Korolev continued to dominate the competition at the Heptagonal Championships on Nov. 2nd at Princeton, earning a time of 23:28, an individual title, and a conference-record in the 8k.

The co-captains’ individual successes have also helped to propel the team as a whole. At the Harvard-Yale Invitational, the Crimson defeated Yale, 15-42. The squad took fourth place out of 47 teams at the Paul Short Invitational, 13th out of 35 at Wisconsin, and fourth place at Heps.

“There are a bunch of people that are stepping up thanks to the leadership of James and Maks,” Gompers said. “I think that the men’s team, being nationally ranked, has a tremendous shot at qualifying for Nationals for the first time in over 30 years.”

Next up for the Crimson is the NCAA Northeast Regionals next Saturday. If Harvard hopes to advance to Nationals, it will need a strong performance across the board.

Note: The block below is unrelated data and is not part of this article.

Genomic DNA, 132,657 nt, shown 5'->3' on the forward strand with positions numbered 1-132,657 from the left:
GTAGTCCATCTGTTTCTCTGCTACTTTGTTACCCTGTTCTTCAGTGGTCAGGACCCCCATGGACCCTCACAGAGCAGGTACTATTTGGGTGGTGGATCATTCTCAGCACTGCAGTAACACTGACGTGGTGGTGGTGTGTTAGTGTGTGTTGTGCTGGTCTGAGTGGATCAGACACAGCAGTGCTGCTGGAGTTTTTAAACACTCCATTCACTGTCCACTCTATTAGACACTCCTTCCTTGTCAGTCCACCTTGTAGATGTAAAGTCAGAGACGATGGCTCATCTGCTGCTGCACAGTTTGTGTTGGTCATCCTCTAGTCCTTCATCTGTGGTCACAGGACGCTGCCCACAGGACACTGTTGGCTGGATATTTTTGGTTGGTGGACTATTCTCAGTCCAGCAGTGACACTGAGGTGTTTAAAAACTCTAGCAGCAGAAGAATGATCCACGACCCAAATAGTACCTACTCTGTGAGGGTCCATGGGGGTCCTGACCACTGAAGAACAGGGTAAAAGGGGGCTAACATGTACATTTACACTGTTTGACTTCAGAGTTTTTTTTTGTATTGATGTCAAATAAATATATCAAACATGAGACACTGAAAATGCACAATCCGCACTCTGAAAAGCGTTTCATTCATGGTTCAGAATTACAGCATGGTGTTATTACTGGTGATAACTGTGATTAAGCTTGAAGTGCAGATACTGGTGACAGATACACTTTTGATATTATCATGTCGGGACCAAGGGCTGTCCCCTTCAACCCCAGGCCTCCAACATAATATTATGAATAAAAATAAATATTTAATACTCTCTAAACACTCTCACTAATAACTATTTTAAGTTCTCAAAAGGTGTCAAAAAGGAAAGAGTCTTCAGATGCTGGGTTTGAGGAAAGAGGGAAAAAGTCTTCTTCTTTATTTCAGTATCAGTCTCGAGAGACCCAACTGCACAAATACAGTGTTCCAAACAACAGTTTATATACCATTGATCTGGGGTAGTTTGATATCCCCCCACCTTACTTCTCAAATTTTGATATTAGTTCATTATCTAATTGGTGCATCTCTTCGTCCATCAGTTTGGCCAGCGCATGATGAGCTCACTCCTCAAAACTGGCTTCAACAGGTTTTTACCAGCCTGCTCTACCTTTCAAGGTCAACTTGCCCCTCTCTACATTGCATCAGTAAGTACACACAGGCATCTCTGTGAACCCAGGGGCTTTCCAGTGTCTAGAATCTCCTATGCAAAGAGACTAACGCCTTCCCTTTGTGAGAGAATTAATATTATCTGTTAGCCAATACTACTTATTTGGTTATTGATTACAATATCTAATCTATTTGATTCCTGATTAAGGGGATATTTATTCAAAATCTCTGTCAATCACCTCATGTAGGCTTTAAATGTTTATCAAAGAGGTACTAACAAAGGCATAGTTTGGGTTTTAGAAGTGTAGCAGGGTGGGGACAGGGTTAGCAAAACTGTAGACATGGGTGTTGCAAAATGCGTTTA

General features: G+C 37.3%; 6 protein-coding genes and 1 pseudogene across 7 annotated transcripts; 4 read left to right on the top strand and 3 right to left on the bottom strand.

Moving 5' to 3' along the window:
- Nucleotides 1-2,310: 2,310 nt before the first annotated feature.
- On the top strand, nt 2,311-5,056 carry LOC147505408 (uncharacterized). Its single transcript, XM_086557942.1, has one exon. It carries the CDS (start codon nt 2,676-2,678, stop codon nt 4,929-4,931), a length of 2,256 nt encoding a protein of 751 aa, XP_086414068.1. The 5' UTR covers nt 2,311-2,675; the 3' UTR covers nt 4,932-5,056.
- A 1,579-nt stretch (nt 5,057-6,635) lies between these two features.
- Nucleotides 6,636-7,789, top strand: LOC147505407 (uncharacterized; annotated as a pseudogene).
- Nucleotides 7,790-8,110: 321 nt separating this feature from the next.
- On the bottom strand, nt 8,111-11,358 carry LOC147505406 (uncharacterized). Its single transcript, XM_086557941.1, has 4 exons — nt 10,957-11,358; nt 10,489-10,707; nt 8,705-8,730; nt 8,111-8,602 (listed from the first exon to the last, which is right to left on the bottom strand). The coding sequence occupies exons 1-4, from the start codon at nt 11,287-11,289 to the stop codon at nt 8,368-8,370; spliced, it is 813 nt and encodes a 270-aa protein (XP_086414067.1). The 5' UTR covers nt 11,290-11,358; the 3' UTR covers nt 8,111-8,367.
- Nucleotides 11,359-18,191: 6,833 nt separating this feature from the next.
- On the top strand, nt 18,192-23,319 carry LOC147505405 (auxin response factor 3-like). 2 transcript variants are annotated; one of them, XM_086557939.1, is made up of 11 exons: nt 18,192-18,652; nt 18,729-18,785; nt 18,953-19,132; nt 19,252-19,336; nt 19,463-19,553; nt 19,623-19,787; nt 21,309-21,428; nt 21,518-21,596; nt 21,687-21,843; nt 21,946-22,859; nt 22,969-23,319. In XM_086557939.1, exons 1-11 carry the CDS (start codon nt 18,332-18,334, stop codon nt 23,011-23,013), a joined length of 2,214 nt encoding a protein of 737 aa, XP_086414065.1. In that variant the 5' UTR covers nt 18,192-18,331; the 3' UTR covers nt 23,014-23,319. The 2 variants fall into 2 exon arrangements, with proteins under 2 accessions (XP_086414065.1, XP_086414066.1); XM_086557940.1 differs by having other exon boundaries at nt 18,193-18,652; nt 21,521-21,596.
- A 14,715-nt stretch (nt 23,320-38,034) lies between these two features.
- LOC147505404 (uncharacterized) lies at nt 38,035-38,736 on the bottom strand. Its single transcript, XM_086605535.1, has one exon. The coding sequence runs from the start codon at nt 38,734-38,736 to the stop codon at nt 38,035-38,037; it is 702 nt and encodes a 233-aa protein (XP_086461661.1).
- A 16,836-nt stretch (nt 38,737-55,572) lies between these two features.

But at the moment, Leakos is fighting a leg injury. Inflamed tendons relegated him to the sidelines at Heps and have made it hard for him to run, forcing him to “sweat it out in the pool” as an alternative to running. He stated that, regardless of the pain, he would not sit out of Regionals and that he’s recovering.

“It’s just been miserable. But today, I was able to walk down the stairs normally,” Leakos joked.

Korolev and Leakos have set high expectations for themselves and for the team coming into the final stretch of the season.

“I’m certainly hopeful that Maks or James can beat my fifth-place finish at Nationals in cross country and I hope both of them go well under that 10k record,” Gompers said. “I don’t think any other team in the country has two guys as good as Maks and James. A lot of teams have one good guy, but to have two guys as good as Maks and James is very special.”

Staff writer Dominic A. Martinez can be reached at dominic.martinez@thecrimson.com